Dredd; The Words; [REC]³ Génesis; Robot & Frank; Branded; The Oogieloves in the Big Balloon Adventure
by Sean "Keanu Grieves" Hanson
EXPECTATIONS: This is the IMDb plot summary for [REC]³ Génesis: "A couple's wedding day turns into a horrific events (sic) as some of the guests start showing signs of a strange illness." Basically Melancholia ... with zombies.
REALITY: If [REC] is Alien and [REC]² is Aliens, [REC]³ Génesis is somewhere between Alien: Resurrection and Inseminoid. It's bad, it's not of a piece with the first two films and ... yet, it's not unenjoyable. IMDb neglects to inform you that the events of [REC]³ Génesis run parallel to those of [REC], and they run so far from those of [REC] they occur in an alternate universe of semi-wacky splatterific horror-comedy.
One of the wedding guests is a man dressed as a poor imitation of SpongeBob, who refuses to remove his cumbersome costume because he's naked underneath; a zombie meets the business end of an electric hand mixer, with grisly results; "French girls are slutty" is a recurring theme. Yes, it's that kind of movie. A mixed bag. A kitchen sink.
But I'll be damned if it doesn't have its moments.
The first of those moments occurs early in the film. The wedding party has turned into a zombie orgy. Koldo (Diego Martín) turns to the camera man. "Are you still filming?" he asks.
"Yes, I'm still filming," the camera man says. "The people have a right to know what happened here."
"Ah, yes, a well-worn found-footage cliché," you're thinking, but Koldo immediately grabs the camera, smashes it to the ground and [REC]³ Génesis ditches the found-footage format for traditional narrative cinema. I'm not saying this is the correct choice for the sequel to two of the most effective found-footage horror films ever made, but it's commendably audacious meta-commentary on the narrative leap such films must make nonetheless.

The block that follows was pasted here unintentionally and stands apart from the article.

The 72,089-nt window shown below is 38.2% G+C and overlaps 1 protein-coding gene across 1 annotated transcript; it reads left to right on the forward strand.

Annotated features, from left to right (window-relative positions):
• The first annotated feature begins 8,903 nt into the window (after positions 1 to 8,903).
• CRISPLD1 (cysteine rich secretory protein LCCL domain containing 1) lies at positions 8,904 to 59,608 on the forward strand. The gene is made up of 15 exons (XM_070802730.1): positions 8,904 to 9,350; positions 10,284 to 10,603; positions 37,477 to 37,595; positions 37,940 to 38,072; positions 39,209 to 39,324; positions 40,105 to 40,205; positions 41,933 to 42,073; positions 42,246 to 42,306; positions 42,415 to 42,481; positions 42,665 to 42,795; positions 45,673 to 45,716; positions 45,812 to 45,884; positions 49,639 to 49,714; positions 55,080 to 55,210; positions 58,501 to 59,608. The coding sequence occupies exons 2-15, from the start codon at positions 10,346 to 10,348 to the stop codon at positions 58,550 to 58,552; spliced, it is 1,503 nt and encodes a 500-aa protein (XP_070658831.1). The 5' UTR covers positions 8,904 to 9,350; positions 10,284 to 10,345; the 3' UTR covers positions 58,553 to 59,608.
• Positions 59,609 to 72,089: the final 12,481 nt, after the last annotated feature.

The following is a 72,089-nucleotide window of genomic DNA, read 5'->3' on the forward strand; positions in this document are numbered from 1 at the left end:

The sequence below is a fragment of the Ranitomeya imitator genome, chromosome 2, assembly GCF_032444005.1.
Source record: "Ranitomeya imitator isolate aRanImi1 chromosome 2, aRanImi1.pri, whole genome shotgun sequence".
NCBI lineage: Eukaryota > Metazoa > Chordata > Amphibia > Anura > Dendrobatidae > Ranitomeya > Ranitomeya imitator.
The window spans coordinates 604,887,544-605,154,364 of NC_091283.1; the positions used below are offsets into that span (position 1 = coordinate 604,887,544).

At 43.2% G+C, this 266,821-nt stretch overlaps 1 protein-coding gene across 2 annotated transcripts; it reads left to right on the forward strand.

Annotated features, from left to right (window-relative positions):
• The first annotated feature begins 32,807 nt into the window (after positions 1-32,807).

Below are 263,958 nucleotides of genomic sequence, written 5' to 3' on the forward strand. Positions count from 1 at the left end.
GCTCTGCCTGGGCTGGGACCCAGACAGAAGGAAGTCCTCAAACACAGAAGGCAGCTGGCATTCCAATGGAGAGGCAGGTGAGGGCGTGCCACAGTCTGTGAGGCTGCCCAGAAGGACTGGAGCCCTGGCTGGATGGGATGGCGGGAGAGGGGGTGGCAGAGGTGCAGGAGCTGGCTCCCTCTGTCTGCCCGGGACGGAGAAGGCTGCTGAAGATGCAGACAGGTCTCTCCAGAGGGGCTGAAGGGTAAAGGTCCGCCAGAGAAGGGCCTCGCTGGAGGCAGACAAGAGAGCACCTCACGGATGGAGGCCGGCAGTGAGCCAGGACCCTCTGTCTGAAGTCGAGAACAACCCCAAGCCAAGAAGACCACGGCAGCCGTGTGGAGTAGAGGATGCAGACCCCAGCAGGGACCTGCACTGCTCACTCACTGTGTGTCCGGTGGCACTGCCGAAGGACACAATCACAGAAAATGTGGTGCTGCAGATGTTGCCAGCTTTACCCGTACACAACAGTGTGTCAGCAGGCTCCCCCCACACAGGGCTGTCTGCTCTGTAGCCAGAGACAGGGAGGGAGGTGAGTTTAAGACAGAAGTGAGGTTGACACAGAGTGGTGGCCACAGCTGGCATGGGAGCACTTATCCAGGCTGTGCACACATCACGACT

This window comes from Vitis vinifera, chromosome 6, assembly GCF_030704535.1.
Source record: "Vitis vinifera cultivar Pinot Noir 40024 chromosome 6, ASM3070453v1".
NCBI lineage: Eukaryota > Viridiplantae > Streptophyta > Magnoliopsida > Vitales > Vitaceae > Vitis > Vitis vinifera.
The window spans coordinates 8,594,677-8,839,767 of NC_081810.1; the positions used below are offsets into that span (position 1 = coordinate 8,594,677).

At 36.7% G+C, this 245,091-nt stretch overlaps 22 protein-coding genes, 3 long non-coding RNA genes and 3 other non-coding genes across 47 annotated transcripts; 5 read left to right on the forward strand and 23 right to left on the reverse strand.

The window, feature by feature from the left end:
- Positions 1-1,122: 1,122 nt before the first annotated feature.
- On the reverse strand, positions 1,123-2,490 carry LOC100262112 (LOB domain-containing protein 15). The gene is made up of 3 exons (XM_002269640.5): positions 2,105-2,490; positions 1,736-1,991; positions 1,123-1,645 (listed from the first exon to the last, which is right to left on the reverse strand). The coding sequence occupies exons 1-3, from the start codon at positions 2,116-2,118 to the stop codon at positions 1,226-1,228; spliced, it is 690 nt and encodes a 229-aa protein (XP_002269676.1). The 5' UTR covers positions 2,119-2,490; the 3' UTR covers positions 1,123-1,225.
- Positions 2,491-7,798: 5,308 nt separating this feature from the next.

Also, the wedding videographer, a dead ringer for Kevin Smith, slits his wrists because he's too fat to escape through an air duct. High-brow, for sure.
Unfortunately, [REC]³ Génesis' fatal flaw is that pervasive flippancy. Its predecessors, co-directed by Jaume Balagueró and Paco Plaza, were intense, scary and almost entirely devoid of humor. After Balagueró ditched the [REC] franchise to make the excellent Sleep Tight, Plaza must've thrown up his hands and said, "Fuck it." In Spanish. Because [REC]³ Génesis, directed solely by Plaza, is 80 minutes of fan service, a fluff piece that panders to fans of the genre [REC] sought to redefine. This is a sequel that runs contrary, rather than parallel, to [REC].
Consider this narrative development: Trapped in a sewer, with hordes of zombies closing in, the petite Clara (Leticia Dolera) grabs a chainsaw, casually rests it on one leg, pull-starts the motor and saws off half of her wedding dress, to allow for upskirts whenever she climbs a ladder. Presumably, such emergency alteration would allow for greater mobility, but she keeps her heels on. The chainsaw's unreliable, running low on gas. She knows karate. Oh, and her mascara's running into a bandit stripe. These contrivances exist only so we can root for a semi-naked pseudo-Gothic bride chainsawing her way to freedom, with the occasional roundhouse kick or high-heel to the eyeball when her weapon of choice is acting up. I'd consider this a spoiler, seeing as it occurs fairly late into the movie, but the image is on the poster.
[REC]³ Génesis thinks it knows what you want, and it does, provided you don't want a proper [REC] sequel ... or really anything besides a moderately entertaining zombie flick. Too bad [REC] set such a high bar for such low art.
MINORITY REPORT: Chainsaws and zombies seem to go together like hedge-trimmers and hedges that need trimming. At some point in the future, somebody will pick up a chainsaw and assume that its primary purpose is for the dismembering of the undead. They won't even consider the fact that you can saw wood with it. - Ian "Professor Clumsy" Maddison